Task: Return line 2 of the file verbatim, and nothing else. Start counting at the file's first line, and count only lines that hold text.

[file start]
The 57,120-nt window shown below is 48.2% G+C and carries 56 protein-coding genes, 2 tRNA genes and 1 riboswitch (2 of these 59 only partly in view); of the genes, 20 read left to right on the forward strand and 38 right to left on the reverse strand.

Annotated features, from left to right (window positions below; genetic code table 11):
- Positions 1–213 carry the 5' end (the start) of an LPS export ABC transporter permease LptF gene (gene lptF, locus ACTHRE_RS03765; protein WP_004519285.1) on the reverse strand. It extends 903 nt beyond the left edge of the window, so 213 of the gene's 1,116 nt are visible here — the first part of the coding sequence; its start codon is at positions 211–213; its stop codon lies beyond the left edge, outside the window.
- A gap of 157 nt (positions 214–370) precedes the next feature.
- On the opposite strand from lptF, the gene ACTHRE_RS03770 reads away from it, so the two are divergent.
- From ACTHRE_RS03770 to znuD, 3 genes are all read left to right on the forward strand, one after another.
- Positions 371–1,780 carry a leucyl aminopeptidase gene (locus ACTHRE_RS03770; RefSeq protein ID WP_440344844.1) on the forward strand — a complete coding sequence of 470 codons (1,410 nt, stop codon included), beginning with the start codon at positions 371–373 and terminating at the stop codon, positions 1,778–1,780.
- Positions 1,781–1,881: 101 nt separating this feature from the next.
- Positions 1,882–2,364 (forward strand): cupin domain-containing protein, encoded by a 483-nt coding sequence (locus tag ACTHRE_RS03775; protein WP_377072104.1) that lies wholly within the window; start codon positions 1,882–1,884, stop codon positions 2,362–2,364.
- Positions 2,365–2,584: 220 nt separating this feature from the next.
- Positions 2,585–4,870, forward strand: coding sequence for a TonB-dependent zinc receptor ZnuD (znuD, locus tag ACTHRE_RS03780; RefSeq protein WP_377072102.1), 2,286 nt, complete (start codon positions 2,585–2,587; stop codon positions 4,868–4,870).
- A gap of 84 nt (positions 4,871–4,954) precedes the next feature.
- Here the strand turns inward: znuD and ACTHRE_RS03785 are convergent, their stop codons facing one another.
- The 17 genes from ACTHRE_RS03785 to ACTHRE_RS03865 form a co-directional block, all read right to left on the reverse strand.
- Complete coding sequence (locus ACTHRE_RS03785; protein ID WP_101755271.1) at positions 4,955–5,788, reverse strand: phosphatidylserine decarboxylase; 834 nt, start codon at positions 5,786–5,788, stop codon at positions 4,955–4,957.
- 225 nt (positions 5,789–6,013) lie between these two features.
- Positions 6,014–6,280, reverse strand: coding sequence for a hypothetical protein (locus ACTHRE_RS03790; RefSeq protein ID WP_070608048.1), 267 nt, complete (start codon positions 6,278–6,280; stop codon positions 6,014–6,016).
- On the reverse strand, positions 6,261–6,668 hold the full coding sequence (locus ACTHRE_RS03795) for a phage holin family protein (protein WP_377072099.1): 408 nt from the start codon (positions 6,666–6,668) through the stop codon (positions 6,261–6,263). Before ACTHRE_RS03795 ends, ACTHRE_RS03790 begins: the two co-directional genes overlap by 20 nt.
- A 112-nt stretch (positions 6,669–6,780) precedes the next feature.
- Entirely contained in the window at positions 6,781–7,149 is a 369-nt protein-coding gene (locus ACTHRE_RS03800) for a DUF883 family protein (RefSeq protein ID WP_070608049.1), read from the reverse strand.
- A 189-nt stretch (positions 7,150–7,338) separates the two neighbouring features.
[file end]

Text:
Annotated features, from left to right (window positions below; genetic code table 11):